Proposal to cut tax rate by penny with surplus disputed in WW

By Greg Forester, Staff Writer
   WEST WINDSOR — Significant disagreement exists among township officials over the possible use of additional municipal surplus funds to reduce a potential 3.57-cent tax increase faced by township residents.
   The proposal calls for a reduction of the tax increase by one cent, resulting in around $45 worth of savings for the average homeowner. If passed, the average total increase would be $198.
   Supporters, including Township Council member Charles Morgan, say the administration could use about $600,000 of the available $4.2 million in municipal surplus to bring down the tax rate, or make cuts elsewhere in the budget.
   He said that the current budget process — involving line item review and dialogue with administration officials — was largely a futile process. If any one item ran out during the course of the year, administration officials would simply ask for a transfer of money, or additional funds, to fill the gap, according to Mr. Morgan.
   ”The only way to really contain the budget is to take a penny out,” said Mr. Morgan, who proposed the idea Monday. “It imposes a real constraint. They can either take it out of surplus or then can take it out of the line item budgets they want to take it out of.”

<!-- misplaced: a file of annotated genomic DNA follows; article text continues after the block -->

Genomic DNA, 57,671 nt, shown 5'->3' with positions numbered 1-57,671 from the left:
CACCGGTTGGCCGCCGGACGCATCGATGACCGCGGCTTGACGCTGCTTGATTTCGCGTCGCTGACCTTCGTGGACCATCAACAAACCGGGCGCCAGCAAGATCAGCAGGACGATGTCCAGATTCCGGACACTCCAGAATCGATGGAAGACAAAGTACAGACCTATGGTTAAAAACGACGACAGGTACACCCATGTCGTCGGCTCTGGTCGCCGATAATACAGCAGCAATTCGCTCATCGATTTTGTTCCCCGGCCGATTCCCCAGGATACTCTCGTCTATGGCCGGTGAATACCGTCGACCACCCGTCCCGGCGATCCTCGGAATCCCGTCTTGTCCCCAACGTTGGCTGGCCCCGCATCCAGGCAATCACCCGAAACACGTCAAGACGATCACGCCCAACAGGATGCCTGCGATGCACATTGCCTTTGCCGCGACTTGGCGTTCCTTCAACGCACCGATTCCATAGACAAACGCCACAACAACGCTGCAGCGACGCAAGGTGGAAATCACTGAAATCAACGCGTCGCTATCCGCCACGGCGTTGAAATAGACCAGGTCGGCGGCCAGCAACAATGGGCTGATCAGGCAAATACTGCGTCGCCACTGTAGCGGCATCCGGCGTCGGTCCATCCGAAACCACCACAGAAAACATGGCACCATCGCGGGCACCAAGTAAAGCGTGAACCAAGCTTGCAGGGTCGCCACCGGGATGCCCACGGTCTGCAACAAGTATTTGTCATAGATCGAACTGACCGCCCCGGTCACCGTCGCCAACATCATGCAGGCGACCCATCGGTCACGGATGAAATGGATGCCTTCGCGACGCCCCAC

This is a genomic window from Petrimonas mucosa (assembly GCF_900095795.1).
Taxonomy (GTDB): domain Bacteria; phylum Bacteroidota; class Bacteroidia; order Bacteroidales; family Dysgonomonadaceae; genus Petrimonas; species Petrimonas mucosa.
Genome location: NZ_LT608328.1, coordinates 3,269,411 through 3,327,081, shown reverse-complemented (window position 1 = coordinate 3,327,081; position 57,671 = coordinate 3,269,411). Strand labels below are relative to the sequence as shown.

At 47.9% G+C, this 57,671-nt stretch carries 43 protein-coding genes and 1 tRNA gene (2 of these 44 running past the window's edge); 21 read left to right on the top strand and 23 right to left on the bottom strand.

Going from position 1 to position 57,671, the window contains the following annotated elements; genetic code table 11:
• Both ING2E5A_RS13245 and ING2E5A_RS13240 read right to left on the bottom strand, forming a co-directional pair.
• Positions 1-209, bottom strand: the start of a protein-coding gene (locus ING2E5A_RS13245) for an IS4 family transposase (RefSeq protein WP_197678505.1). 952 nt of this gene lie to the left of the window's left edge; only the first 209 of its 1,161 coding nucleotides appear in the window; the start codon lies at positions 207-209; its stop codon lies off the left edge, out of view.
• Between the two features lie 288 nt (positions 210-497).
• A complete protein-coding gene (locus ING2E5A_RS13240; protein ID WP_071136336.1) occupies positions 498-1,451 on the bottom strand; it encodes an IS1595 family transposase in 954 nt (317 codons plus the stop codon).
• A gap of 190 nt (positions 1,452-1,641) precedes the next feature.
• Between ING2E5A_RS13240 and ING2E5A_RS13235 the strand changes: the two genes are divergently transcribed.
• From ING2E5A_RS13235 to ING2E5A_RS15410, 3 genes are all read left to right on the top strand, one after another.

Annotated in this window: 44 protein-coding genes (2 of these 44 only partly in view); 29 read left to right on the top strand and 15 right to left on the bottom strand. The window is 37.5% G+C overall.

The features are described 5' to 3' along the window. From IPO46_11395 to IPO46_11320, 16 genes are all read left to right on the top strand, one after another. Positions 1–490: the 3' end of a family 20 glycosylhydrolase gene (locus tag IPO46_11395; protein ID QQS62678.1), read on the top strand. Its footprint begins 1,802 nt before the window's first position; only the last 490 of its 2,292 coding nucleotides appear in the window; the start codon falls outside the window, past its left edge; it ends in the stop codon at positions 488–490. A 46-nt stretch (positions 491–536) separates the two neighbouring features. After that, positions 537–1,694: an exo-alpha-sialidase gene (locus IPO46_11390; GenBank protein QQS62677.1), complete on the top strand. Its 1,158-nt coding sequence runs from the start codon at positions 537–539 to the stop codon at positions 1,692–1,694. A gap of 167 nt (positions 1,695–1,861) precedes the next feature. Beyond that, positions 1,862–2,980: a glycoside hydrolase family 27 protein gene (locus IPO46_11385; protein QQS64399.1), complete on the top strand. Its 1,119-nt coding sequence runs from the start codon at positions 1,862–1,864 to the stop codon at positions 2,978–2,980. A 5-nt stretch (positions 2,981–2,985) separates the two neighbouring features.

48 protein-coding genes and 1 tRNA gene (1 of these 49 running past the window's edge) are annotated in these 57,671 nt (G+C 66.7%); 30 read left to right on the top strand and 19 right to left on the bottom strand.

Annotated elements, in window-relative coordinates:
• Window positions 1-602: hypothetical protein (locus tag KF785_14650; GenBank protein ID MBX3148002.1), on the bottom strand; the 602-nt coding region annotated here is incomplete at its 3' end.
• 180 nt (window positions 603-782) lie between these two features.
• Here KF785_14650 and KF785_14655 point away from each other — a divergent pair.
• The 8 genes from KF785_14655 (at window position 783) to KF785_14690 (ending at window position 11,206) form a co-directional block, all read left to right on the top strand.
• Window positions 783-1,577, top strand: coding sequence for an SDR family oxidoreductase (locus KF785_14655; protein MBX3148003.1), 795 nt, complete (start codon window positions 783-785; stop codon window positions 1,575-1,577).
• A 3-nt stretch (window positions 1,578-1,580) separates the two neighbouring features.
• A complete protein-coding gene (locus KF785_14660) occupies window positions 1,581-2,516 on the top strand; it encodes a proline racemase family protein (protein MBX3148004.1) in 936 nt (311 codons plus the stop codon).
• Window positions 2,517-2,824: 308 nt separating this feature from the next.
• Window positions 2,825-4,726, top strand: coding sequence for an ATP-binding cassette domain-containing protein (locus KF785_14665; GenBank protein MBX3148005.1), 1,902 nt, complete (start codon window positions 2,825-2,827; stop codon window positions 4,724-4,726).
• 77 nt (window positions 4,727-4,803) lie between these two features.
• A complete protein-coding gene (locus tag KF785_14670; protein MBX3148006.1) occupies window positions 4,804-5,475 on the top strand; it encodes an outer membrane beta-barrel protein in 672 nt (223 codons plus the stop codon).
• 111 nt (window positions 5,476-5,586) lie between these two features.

By forcing either major cuts or use of the surplus, the end result would be the same for the taxpayer, Mr. Morgan said.
   Administration officials under Mayor Shing-Fu Hsueh — including Business Administrator Christopher Marion and Chief Financial Officer Joanne Louth — are opposed to the idea.
   They cited the gloomy economic climate, reduced municipal revenues, and the possibility of additional cuts in state aid, all as reasons why it would be more prudent to hold the line on the current amount of surplus used in the budget — $3.3 million — rather than inject another $600,000 or so to bring the tax rate down by a cent.
   Using that surplus, they said, could result in problems for the township down the road.
   ”We hear about surrounding communities having problems, and we want to keep to our long-term financial plan,” said Ms. Louth. “We don’t want to make a decision this year, and cause a decision in a future year whereby we would have to cut a service.”
   Mr. Marion said that the township’s financial situation was the result of specific issues, including state aid cuts and uncontrollable increases in pensions and contractual obligations.
   ”This is already a tight budget,” said Mr. Marion. “In this economic environment it is not a year to be aggressive.”
   Councilwoman Linda Geeversalso opposes using surplus now, noting that the current economic downturn could continue.